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private_messaging comments on Things You Can't Countersignal - Less Wrong

51 Post author: Alicorn 19 February 2010 12:18AM

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Comment author: private_messaging 03 February 2015 03:57:54AM *  0 points [-]

That trades on information, even if you don't know it, that the speaker expects you to know. The speaker believes not only that they're not joining a cult but that it's obvious they're not, or at most clear after a moment's thought; otherwise it wouldn't be funny.

Well, if the speaker got a job at Google or McDonalds, it would be far more obvious that they're not joining a doomsday cult... yet it seems to me that they wouldn't be joking it's a doomsday cult out of the blue then. It's when it is a probable doomsday cult that you try to argue it isn't by hoping that others laugh along with you.

Comment author: Nornagest 03 February 2015 04:02:41AM *  0 points [-]

It's when it is a probable doomsday cult that you try to argue it isn't by hoping that others laugh along with you.

Not in my experience. If people are scared that they're doing something potentially life-ruining like joining a cult -- and my first college roommate did drop out to join an ashram, so I know whereof I speak -- they don't draw attention to it by joking about it. They argue, or they deflect, or they clam up.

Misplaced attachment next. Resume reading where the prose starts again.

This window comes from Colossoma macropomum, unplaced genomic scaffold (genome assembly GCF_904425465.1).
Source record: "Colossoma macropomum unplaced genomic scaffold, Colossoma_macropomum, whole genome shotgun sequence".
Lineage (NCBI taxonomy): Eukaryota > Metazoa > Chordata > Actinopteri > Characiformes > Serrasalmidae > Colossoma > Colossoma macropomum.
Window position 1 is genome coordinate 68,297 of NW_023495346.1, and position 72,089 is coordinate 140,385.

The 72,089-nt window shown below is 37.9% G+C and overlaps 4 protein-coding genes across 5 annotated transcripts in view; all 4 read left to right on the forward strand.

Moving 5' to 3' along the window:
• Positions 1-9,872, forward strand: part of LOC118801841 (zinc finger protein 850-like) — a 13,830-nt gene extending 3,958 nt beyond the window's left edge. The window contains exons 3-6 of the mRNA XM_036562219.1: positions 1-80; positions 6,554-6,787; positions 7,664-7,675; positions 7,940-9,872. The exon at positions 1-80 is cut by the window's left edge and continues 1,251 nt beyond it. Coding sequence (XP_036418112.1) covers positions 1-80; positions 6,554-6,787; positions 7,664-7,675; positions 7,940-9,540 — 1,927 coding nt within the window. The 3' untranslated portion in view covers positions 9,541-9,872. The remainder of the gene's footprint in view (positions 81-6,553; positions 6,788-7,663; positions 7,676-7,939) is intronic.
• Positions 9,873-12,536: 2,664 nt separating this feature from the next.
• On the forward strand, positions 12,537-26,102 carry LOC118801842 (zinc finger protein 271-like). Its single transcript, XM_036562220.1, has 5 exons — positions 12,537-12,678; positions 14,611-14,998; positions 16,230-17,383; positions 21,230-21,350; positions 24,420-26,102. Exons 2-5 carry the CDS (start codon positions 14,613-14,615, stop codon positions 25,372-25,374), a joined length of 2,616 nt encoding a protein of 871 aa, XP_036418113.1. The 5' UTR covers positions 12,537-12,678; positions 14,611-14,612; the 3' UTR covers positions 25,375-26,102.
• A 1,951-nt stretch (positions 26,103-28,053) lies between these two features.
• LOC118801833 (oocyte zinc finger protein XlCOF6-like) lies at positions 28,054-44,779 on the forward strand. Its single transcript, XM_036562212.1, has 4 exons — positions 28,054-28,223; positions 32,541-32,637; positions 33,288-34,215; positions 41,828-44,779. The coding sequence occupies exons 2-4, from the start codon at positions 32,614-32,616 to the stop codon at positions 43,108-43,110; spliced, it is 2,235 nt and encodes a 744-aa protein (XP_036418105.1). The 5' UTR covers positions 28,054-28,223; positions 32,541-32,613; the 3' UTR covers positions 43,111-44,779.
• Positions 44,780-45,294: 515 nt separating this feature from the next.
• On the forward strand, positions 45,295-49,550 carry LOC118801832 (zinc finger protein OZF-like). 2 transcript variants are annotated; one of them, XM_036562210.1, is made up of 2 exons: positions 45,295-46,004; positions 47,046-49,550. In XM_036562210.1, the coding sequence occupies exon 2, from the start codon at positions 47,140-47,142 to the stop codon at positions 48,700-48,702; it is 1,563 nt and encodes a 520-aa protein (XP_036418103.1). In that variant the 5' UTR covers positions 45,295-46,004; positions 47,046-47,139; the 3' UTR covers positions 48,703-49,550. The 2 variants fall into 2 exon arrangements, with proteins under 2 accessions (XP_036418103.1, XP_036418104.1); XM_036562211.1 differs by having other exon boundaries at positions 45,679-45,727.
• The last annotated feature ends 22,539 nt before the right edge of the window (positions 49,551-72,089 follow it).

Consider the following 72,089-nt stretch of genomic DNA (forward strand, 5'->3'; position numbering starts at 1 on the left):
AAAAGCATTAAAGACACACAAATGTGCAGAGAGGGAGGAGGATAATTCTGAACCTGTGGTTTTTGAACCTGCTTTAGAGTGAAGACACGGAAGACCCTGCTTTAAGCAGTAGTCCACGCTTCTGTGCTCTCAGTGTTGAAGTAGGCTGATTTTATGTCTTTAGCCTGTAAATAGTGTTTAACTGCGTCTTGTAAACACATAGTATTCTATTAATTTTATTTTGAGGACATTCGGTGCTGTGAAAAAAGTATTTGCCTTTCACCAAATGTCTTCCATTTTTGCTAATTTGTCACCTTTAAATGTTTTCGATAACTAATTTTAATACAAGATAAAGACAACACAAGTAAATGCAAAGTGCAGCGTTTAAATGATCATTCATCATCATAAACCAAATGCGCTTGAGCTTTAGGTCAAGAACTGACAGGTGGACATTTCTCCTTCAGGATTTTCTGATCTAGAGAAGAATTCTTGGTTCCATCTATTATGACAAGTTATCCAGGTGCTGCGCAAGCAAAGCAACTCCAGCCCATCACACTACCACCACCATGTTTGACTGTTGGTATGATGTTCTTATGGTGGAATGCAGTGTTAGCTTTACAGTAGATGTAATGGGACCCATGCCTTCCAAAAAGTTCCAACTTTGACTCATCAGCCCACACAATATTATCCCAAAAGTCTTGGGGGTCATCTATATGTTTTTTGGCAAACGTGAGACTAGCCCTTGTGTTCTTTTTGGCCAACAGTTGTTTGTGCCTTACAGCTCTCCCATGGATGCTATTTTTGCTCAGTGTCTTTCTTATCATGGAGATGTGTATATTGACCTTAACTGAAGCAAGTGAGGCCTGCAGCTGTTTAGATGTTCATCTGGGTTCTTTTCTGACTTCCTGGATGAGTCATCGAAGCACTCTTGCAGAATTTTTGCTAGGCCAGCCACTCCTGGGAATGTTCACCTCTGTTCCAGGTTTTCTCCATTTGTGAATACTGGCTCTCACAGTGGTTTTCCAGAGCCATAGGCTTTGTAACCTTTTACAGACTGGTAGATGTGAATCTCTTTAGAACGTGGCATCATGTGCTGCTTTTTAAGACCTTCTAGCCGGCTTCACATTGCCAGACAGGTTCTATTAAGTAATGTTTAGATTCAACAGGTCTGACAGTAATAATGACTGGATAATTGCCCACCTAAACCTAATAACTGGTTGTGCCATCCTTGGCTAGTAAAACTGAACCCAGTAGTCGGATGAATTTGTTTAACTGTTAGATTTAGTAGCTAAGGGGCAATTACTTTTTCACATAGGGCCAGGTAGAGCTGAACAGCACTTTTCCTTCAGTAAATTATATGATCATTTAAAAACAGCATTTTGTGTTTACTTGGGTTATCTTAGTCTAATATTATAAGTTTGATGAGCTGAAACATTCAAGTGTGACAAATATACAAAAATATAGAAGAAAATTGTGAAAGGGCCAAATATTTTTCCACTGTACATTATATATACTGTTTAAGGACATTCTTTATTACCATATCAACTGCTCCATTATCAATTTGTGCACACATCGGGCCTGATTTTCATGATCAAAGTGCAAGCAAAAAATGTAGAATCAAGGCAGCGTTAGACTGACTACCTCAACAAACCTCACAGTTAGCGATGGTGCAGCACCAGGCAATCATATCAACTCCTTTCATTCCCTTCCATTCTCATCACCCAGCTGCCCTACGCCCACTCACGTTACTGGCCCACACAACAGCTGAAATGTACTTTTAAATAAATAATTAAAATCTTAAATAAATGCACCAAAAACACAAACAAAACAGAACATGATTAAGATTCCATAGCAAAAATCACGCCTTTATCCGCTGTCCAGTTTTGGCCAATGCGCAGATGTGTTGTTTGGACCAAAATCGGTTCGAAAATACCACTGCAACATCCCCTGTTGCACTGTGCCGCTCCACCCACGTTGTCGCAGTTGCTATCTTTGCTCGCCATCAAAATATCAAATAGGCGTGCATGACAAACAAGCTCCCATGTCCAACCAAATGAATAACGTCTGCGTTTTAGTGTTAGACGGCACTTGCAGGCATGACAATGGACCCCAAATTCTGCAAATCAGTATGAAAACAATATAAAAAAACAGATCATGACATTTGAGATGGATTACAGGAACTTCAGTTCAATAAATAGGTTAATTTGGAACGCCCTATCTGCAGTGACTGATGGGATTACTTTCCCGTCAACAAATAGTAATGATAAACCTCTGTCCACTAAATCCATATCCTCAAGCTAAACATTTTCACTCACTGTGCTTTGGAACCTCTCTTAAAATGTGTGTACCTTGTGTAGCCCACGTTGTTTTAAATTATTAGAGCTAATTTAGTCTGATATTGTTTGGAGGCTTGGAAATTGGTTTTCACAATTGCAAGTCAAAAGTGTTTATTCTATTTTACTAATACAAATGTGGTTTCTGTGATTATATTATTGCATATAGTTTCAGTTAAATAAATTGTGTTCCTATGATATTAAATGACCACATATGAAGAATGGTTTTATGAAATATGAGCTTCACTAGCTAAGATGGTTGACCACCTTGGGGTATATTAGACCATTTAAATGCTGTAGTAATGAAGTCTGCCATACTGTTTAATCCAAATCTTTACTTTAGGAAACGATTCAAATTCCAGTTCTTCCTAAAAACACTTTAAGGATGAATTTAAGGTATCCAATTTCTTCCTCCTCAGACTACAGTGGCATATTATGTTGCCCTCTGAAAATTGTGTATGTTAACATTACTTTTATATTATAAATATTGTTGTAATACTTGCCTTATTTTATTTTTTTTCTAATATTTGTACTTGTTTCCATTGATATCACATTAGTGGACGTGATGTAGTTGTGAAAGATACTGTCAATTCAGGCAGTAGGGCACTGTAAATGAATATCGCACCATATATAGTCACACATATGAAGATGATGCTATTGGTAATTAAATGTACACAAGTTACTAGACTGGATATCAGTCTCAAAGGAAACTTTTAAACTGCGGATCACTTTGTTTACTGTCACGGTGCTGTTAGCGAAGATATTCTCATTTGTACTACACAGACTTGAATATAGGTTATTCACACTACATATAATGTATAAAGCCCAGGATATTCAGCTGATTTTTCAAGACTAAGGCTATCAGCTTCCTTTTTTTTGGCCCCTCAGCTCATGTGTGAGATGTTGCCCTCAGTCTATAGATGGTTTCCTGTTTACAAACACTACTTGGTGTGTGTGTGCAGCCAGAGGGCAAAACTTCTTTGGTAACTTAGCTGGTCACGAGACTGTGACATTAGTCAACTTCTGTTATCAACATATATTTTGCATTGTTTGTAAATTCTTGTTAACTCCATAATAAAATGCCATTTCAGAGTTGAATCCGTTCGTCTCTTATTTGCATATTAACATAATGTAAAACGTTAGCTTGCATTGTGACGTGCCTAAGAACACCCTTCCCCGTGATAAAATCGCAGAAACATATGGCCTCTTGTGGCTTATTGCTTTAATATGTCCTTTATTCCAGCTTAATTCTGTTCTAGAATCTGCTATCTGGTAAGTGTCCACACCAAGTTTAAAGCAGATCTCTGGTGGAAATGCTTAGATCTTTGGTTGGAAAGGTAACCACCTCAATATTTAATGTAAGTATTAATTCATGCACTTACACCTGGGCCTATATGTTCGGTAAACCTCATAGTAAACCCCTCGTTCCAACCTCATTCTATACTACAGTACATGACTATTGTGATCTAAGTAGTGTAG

I'd expect the number of people who joined doomsday cults and made jokes like Alicorn's to be approximately zero.

Comment author: private_messaging 03 February 2015 04:22:45AM *  1 point [-]

If people are scared that they're doing something potentially life-ruining

...

I'd expect the number of people who joined doomsday cults and made jokes like Alicorn's to be approximately zero.

I would be very surprised if this was true. My experience mirrors what Jiro said - people tend to joke about things that scare them. Of course, some would clam up (keep in mind that a clammed up individual may have joked about it before and the joke was not well received, or may be better able to evaluate the lack of humour in such jokes)

Comment author: Nornagest 03 February 2015 04:25:56AM *  0 points [-]

Okay, they joke about it. Just not the kind of joke that draws attention to the thing they're worried about; it'd be too close to home, like making a dead baby joke at a funeral. Jokes minimizing or exaggerating the situation -- a type of deflection -- are more likely; Kool-Aid jokes wouldn't be out of the question, for example.

Why the ellipsis?

Comment author: private_messaging 03 February 2015 05:11:18AM *  0 points [-]

Well, presumably one who's joining a doomsday cult is most worried about the doomsday (and would be relieved if it was just a bullshit doomsday cult). So wouldn't that be a case of jokes minimizing the situation as it exists in the speaker's mind? The reason that NORAD joke of yours is funny to either of us, is that we both believe it can actually cause an extreme catastrophe, which is uncomfortable for us. Why wouldn't a similar joke referencing a false doomsday not be funny to one who believes in said false belief as strongly as we believe in nuclear weapons?

Why the ellipsis?

To indicate that a part was omitted.